MEDFORD — Vendors and vegetables alike shriveled under the merciless sun Thursday at the Rogue Valley Growers and Crafters Market at the Medford Armory.

MEDFORD — Vendors and vegetables alike shriveled under the merciless sun Thursday at the Rogue Valley Growers and Crafters Market at the Medford Armory.

"Between the economy and the heat — it's hurting us," said Doug Bigham, who is a fourth-generation, Rogue Valley farmer and 18-year vendor at the growers market.

Sixty-two vendors hid from the heat beneath canopies at the Armory — 10 fewer than last week. Thursday's open-air market runs from 8:30 a.m. to 1:30 p.m., but because of the heat and the lack of customers, vendors have been shutting down a little earlier.

The high temperature recorded at the Medford airport was 105 degrees, 4 degrees below Wednesday's high and 2 degrees below the record of 107 set in 2003.

"Some people who couldn't take the heat didn't come," said Mary Ellen De Luca, the market membership coordinator. "We might close at 1 today if the people aren't here, and the vendors are ready to go."

Bigham joined with his father, Ken, son, Brandon, 13, and nephew, Blake, 13, in spraying their cucumbers, tomatoes, Walla Walla sweet onions, green beans and squash about every 20 minutes to keep them from drying up.

"It's been good till about 10:30," Bigham said. "What's really affecting us is the sales because the people aren't coming out."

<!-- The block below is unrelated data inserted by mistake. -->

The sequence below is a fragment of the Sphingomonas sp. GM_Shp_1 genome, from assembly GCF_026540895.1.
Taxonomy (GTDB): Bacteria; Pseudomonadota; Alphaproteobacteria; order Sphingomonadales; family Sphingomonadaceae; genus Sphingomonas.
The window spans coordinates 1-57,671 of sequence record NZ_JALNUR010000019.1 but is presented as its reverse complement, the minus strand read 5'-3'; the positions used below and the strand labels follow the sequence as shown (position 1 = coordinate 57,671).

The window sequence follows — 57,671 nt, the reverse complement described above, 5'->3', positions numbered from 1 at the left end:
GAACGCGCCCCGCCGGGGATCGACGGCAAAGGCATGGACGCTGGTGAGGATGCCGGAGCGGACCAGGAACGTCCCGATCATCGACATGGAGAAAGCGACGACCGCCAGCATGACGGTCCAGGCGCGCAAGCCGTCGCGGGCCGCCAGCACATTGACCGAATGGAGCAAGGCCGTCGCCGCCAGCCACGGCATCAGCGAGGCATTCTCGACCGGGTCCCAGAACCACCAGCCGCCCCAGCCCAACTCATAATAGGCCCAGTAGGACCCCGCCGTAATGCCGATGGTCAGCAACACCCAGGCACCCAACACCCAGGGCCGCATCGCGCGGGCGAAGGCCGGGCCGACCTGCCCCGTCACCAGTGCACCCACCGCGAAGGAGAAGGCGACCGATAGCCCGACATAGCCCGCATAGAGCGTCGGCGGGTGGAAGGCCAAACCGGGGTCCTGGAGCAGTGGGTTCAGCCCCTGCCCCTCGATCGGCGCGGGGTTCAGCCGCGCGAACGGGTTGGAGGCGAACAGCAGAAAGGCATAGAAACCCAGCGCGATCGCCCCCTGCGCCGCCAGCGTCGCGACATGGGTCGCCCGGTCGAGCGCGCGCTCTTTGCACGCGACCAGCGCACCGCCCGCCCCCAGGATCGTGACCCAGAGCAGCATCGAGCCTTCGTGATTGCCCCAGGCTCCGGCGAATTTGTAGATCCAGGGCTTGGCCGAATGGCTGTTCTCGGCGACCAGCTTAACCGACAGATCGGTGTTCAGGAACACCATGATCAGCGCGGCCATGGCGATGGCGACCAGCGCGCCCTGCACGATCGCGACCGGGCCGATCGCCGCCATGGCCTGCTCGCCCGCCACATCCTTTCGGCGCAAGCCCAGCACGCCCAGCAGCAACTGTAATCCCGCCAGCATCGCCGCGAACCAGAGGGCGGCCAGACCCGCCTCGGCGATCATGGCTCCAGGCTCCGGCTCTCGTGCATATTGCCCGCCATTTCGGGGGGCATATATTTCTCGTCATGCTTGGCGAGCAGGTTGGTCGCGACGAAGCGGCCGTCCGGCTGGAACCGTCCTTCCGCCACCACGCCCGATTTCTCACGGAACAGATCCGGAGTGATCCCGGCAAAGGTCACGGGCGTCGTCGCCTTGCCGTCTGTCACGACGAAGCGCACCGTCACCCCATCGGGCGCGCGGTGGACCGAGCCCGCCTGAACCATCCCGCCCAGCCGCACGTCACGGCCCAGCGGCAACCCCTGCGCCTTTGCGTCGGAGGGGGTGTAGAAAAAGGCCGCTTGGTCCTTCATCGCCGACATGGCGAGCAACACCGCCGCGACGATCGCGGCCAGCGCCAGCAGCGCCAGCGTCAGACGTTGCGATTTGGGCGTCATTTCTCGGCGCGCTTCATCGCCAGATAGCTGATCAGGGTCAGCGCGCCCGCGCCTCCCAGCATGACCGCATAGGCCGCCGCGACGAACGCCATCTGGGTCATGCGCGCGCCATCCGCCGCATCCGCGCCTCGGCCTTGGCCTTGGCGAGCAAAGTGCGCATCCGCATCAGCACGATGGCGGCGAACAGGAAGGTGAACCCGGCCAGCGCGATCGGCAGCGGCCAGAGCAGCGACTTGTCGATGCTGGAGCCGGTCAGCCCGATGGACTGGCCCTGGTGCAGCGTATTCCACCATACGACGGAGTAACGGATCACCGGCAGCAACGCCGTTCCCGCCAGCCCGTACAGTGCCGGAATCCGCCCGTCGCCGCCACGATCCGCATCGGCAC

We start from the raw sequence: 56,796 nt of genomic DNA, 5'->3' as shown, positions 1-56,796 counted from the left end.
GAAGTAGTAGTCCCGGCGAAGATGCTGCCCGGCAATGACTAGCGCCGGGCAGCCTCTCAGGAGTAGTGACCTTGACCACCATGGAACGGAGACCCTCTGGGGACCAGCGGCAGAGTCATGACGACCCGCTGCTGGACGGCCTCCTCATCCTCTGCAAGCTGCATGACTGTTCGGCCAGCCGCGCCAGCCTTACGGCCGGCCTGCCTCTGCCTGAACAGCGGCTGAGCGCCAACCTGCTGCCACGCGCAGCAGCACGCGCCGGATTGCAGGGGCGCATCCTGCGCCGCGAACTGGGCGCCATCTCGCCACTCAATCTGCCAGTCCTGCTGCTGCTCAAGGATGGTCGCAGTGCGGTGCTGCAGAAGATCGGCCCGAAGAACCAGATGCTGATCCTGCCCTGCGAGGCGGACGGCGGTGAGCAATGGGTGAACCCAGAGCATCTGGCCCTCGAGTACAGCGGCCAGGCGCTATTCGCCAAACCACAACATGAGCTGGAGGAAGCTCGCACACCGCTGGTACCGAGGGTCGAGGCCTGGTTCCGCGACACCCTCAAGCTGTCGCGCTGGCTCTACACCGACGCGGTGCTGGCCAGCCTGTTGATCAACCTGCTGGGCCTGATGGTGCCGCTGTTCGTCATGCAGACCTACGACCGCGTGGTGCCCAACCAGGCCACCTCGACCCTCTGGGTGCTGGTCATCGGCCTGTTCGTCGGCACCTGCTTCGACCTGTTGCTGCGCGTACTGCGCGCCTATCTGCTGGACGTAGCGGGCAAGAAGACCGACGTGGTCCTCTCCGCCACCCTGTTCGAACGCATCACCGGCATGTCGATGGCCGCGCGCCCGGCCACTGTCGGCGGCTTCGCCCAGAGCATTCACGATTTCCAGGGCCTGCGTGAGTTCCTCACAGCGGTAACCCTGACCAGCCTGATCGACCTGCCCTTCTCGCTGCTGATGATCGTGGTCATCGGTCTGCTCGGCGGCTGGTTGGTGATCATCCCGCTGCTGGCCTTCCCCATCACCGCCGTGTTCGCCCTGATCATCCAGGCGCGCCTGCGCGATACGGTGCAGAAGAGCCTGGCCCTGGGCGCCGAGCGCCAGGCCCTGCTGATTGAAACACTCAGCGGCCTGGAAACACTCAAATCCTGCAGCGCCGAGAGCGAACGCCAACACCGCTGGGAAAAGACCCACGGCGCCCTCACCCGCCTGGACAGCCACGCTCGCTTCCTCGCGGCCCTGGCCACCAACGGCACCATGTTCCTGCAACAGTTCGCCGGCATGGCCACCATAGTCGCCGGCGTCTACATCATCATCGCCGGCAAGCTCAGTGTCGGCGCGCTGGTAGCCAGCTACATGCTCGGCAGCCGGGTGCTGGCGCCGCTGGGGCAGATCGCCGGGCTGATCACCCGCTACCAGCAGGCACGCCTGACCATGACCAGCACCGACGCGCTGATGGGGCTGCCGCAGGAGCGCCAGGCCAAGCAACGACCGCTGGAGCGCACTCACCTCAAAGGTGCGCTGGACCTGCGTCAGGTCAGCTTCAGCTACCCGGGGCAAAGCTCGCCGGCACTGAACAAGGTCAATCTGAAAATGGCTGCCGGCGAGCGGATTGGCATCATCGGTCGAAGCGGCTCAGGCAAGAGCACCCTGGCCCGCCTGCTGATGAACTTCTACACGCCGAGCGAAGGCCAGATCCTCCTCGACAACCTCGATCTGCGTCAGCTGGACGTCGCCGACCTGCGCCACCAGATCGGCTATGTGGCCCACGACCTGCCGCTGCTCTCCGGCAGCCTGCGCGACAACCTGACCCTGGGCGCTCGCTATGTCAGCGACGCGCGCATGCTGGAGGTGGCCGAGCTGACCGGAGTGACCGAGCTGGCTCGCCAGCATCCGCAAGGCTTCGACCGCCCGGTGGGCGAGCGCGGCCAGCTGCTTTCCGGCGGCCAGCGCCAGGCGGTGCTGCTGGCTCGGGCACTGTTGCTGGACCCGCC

Sales were down about a third for Bigham Farms, but Bigham noted a high sport: He sold out of 600 ears of corn in two hours.

Patty Turk, a Medford grower, said she waters her herbs and vegetable starts about twice a day on hot days. This is her 17th year participating at the growers market.

"I still have to soak, soak, soak the heck out of them," said Turk. "It doesn't matter if it's 95 (degrees) to 105, my sales are normally like this. Things will start picking up as things start cooling off."

Louis Jeandin, a French mushroom forager and vendor, used wet towels and ice packs to keep his morels, maitake, chanterelles and other varieties of mushrooms cool.

"The heat and breeze dehydrates them so I lose about a fifth of my weight," Jeandin said. "I sweat bullets, too."

While some vendors fought, sprayed and iced their plants and produce, Rebecka Santillan at Katrina's Salsa booth had a steady line of customers wanting her no-sugar-added fruit-infused water and strawberry limeade. She said she sells about six gallons of each when it's hot.

Barb Foster and her daughter, Kira, owners of CROM Cafe also had more appreciation than most for the hot weather.

"There's fewer people at the market, but it's so hot we have a lot of customers coming for drinks," Foster said.

She said the smoothies were the most popular "'cause they're blended and cold and stay cold."

Despite the heat, some dedicated market customers ventured out. De Luca guessed that about 50 percent of the regulars showed up for Thursday's market.

One Growers Market fan and her husband strolled from booth to booth and purchased strawberries, green beans and tomatoes along the way. Although this is her first market trip this year, Sue Musolf of Medford said she normally is a regular customer because "we don't have room in our yard for a garden," and she enjoys making pickles and dilly beans and eating fresh produce.

"People are dedicated," De Luca said. "They realize they can come here and get the best the valley has to offer."